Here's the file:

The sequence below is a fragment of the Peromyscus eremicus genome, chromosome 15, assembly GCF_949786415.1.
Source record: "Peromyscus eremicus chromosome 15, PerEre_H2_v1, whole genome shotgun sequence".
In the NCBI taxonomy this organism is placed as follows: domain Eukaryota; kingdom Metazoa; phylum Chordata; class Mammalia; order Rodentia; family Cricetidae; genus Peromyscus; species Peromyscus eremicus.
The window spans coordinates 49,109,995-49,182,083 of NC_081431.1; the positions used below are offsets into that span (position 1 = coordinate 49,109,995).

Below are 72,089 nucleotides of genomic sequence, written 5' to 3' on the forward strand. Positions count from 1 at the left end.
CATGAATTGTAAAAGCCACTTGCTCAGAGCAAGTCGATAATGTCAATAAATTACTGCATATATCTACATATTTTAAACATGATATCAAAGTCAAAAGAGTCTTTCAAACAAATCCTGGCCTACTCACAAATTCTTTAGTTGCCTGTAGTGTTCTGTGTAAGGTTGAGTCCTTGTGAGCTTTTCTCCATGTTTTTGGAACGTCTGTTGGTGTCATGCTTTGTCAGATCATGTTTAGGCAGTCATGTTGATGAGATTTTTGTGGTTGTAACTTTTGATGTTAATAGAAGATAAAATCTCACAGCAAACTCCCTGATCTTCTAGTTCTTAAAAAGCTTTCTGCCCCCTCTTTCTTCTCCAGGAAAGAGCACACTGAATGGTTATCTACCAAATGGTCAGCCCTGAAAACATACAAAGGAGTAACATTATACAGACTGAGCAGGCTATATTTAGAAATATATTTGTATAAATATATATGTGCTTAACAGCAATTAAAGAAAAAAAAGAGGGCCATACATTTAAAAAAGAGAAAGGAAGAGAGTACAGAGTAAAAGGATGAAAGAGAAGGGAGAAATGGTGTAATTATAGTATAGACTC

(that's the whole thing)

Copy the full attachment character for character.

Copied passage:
The sequence below is a fragment of the Peromyscus eremicus genome, chromosome 15, assembly GCF_949786415.1.
Source record: "Peromyscus eremicus chromosome 15, PerEre_H2_v1, whole genome shotgun sequence".
In the NCBI taxonomy this organism is placed as follows: domain Eukaryota; kingdom Metazoa; phylum Chordata; class Mammalia; order Rodentia; family Cricetidae; genus Peromyscus; species Peromyscus eremicus.
The window spans coordinates 49,109,995-49,182,083 of NC_081431.1; the positions used below are offsets into that span (position 1 = coordinate 49,109,995).

Below are 72,089 nucleotides of genomic sequence, written 5' to 3' on the forward strand. Positions count from 1 at the left end.
CATGAATTGTAAAAGCCACTTGCTCAGAGCAAGTCGATAATGTCAATAAATTACTGCATATATCTACATATTTTAAACATGATATCAAAGTCAAAAGAGTCTTTCAAACAAATCCTGGCCTACTCACAAATTCTTTAGTTGCCTGTAGTGTTCTGTGTAAGGTTGAGTCCTTGTGAGCTTTTCTCCATGTTTTTGGAACGTCTGTTGGTGTCATGCTTTGTCAGATCATGTTTAGGCAGTCATGTTGATGAGATTTTTGTGGTTGTAACTTTTGATGTTAATAGAAGATAAAATCTCACAGCAAACTCCCTGATCTTCTAGTTCTTAAAAAGCTTTCTGCCCCCTCTTTCTTCTCCAGGAAAGAGCACACTGAATGGTTATCTACCAAATGGTCAGCCCTGAAAACATACAAAGGAGTAACATTATACAGACTGAGCAGGCTATATTTAGAAATATATTTGTATAAATATATATGTGCTTAACAGCAATTAAAGAAAAAAAAGAGGGCCATACATTTAAAAAAGAGAAAGGAAGAGAGTACAGAGTAAAAGGATGAAAGAGAAGGGAGAAATGGTGTAATTATAGTATAGACTC